Sigfox Back-End

The Sigfox Back-End provides a web application interface for device management and configuration of data integration, as well as standards based web APIs to automate the device management and implement the data integration.
The APIs are based on HTTPS REST requests, as GET or POST and the payload format is JSON.

Activation process

The first thing you need to do is to contact Sigfox in order to hire the connectivity service for the modules with which you want to transmit to the Sigfox network.
Sigfox will give instructions to you about how to do it. Basically you have to create an account with a valid email address and a password. Then you will create your group, user, device type and device units. You need to pair the Serial Number and PAC number of every module with a license.


Once you complete the activation process, you will have the credentials (email address and password) needed to connect to the system in
Figure: Sigfox login page
Once logged in, you arrive to the main page of the Sigfox back-end with the latest news and updates, events and coverage map. You can check all this information in the links located on the left menu.
Figure: Sigfox welcome page


By hitting on “Device” button (top menu), you will get information related to all devices associated to your account. The operations allowed on this list are:
Figure: Sigfox device list page
  1. 1.
    The gray zone is a filter form where you can perform your devices searches.
  2. 2.
    By clicking on this icon you can select the columns you want to see on the list.
  3. 3.
    Device type associated to the device (for further information please refer to Device type chapter).
  4. 4.
    This is the most important operation because it will take you to all the information related to this specific device. On the left side of the window, a menu will appear with all the possibilities available for a single module.
Once a specific device ID is clicked, the back-end leads you to that specific device information area. The next chapters are related to all the options available inside the device area.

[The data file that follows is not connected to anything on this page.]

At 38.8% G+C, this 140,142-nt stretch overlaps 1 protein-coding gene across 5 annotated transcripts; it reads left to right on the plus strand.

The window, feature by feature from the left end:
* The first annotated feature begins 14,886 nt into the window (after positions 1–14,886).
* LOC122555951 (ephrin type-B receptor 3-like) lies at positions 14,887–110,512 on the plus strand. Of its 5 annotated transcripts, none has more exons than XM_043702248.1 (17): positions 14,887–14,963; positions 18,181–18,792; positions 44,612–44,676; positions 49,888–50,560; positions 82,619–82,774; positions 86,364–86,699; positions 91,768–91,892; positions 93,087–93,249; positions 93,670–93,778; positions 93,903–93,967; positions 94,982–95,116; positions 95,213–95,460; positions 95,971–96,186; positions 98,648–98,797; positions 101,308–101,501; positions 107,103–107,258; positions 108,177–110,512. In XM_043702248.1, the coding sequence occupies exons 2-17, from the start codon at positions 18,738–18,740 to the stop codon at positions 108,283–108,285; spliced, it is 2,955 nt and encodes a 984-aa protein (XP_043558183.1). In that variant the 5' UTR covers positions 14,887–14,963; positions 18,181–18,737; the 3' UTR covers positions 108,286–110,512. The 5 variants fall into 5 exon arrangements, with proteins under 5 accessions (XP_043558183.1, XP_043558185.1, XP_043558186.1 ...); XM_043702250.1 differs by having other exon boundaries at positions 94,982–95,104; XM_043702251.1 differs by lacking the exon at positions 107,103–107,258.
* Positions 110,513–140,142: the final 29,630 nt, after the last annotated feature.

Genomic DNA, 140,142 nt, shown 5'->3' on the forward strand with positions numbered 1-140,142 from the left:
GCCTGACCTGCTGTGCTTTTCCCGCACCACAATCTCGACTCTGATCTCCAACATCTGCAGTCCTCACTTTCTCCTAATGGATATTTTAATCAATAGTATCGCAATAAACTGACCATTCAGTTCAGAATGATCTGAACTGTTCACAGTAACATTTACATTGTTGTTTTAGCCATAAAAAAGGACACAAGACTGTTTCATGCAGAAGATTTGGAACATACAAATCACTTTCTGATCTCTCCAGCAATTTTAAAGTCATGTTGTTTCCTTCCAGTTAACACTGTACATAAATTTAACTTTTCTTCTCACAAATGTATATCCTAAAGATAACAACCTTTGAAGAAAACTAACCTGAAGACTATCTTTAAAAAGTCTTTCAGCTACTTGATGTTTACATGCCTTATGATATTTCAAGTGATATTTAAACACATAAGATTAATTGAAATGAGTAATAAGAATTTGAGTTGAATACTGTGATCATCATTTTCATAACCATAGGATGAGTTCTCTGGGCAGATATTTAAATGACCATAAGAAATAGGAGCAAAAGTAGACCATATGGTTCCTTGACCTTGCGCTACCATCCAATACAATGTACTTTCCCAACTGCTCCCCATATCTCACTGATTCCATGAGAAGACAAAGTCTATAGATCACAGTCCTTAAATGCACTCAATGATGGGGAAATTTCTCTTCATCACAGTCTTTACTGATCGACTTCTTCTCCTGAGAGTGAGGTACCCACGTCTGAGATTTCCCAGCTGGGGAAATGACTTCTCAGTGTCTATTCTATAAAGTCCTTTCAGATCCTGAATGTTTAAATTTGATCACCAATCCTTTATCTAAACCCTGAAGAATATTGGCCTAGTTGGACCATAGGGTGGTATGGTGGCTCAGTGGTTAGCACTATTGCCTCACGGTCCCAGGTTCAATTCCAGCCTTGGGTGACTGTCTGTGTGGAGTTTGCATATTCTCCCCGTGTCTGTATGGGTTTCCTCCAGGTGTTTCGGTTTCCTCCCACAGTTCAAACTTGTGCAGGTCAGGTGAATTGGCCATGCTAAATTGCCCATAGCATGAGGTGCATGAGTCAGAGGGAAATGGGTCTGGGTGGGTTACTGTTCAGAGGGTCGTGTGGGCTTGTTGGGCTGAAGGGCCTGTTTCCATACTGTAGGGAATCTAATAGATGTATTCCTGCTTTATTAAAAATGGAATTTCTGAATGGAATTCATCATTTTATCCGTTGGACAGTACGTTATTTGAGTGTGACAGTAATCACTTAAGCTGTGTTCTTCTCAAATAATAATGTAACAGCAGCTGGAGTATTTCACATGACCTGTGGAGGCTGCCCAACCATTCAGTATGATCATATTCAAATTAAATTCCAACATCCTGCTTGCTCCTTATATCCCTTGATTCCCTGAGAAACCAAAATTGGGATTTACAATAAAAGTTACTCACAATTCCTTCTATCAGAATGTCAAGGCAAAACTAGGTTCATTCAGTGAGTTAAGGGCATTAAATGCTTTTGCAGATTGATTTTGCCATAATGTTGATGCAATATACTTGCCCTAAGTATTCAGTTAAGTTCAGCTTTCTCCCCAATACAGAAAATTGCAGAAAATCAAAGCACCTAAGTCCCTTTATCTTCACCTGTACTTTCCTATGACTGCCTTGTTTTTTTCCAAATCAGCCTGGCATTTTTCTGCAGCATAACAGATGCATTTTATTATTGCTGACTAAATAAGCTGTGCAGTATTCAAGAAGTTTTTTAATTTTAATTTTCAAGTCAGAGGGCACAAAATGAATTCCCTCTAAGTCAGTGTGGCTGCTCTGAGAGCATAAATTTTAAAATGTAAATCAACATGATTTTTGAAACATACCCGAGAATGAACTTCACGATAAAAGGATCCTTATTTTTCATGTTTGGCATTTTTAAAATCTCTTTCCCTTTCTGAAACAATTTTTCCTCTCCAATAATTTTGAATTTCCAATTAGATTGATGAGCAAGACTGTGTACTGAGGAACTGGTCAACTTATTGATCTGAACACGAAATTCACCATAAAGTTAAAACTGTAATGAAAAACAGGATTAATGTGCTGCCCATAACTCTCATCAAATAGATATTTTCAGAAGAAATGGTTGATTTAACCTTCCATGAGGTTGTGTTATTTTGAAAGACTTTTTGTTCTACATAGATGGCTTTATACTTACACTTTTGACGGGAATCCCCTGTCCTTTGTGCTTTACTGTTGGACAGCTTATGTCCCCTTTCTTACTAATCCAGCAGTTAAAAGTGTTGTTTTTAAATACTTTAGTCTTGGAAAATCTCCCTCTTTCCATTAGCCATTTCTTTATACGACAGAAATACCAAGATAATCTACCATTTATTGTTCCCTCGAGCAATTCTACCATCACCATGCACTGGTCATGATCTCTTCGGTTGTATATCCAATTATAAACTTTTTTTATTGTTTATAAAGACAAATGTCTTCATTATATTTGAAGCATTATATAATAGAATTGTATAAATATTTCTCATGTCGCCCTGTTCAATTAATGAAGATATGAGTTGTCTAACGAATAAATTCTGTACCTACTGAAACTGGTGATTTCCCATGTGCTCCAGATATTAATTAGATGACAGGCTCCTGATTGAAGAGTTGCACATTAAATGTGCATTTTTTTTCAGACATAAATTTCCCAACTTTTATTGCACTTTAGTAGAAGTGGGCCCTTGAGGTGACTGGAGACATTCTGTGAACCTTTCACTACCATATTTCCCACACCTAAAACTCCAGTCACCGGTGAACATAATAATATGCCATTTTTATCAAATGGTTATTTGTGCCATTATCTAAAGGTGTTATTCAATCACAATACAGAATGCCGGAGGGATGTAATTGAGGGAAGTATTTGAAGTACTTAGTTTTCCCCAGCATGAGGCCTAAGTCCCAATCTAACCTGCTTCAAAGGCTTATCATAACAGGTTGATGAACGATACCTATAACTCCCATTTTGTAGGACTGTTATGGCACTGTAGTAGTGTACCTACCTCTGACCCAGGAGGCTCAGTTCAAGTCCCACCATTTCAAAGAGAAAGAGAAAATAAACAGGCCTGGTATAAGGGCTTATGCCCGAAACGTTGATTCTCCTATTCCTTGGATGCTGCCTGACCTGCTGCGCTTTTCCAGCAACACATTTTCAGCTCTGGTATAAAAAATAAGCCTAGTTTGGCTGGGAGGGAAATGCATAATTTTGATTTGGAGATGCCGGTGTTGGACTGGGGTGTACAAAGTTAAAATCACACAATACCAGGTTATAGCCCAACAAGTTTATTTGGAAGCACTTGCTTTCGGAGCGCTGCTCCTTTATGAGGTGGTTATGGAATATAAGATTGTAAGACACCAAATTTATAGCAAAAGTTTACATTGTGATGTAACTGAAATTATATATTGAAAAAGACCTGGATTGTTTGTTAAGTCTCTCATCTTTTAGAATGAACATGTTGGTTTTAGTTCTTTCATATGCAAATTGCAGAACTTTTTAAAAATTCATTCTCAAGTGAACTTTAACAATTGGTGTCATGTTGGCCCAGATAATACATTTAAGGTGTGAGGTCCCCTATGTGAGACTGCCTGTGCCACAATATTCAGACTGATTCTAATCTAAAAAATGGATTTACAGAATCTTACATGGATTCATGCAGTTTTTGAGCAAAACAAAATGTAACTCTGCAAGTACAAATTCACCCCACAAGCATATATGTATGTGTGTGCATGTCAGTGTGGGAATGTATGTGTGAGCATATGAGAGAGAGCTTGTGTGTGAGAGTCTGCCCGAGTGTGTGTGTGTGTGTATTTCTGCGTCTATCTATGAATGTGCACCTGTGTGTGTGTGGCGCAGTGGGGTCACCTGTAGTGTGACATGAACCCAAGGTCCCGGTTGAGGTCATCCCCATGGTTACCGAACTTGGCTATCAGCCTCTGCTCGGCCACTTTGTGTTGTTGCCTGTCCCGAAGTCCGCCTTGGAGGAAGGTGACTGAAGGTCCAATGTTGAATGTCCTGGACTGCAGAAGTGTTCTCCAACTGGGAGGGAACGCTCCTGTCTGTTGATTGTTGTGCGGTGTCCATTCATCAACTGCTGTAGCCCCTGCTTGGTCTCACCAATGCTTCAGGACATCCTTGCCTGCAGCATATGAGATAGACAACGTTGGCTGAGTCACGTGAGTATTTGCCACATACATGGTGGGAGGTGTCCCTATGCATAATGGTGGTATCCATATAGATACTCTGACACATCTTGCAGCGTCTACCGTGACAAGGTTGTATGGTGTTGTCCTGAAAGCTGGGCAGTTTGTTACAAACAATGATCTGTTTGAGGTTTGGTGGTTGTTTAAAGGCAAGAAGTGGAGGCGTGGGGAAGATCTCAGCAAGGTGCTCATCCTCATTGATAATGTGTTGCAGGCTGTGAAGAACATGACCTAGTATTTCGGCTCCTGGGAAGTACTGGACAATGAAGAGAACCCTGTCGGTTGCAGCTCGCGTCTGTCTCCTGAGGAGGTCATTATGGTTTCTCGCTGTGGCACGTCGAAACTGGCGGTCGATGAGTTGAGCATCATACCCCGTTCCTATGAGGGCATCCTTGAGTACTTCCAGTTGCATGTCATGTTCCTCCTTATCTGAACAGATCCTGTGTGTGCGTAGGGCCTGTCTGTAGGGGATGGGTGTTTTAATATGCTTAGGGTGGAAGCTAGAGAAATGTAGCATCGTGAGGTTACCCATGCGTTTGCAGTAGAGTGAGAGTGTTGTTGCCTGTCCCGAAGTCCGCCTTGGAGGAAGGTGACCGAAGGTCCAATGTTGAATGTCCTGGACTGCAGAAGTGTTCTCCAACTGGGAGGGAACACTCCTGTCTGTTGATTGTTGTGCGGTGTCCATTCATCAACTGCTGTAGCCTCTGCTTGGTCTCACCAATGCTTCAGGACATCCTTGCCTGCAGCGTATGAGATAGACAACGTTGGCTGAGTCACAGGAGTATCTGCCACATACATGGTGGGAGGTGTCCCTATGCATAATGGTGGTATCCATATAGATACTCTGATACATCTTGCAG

Shows all information related to the selected device.
Figure: Sigfox device information page


Displays the device position on a map if the user sets up a specific location in the device's information. If you click on the flag marker you will get more information about the device.
Furthermore, you can select from the drop-down the option “Coverage overlay” to see the coverage information on the map. It is just an approximation based on what base stations received the latest messages.
Figure: Sigfox device information page


In this section you can find all information about all messages received on the Sigfox platform. It is possible to see several columns for:
  • The packet arrival timestamp
  • The packet data
  • Location
  • Signal strength
  • Packet transmission status depending if callback or ACK is required
Figure: Sigfox device messages page


A device event is a specific communication parameter change that can occur during a device lifetime. Device events are used by Sigfox to monitor device activity and to notify administrators of irregular device activity.
Figure: Sigfox device events page


It shows some graphs about the transmitted information:
  • Messages
  • Bytes
  • Received message SNR
  • RSSI
  • Temperature
  • Vdd
  • Frequency
Figure: Sigfox device statistics page

Event configuration